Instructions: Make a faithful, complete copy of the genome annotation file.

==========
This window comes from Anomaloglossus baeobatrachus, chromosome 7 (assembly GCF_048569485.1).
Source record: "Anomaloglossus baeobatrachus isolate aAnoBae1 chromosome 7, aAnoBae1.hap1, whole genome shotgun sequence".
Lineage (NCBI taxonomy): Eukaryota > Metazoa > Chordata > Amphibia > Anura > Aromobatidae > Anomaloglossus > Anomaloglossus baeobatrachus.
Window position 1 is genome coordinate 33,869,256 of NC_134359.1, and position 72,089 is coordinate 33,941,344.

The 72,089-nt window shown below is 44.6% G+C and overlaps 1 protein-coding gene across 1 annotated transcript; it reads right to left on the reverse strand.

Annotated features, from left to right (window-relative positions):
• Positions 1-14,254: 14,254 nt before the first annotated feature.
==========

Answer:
This window comes from Anomaloglossus baeobatrachus, chromosome 7 (assembly GCF_048569485.1).
Source record: "Anomaloglossus baeobatrachus isolate aAnoBae1 chromosome 7, aAnoBae1.hap1, whole genome shotgun sequence".
Lineage (NCBI taxonomy): Eukaryota > Metazoa > Chordata > Amphibia > Anura > Aromobatidae > Anomaloglossus > Anomaloglossus baeobatrachus.
Window position 1 is genome coordinate 33,869,256 of NC_134359.1, and position 72,089 is coordinate 33,941,344.

The 72,089-nt window shown below is 44.6% G+C and overlaps 1 protein-coding gene across 1 annotated transcript; it reads right to left on the reverse strand.

Annotated features, from left to right (window-relative positions):
• Positions 1-14,254: 14,254 nt before the first annotated feature.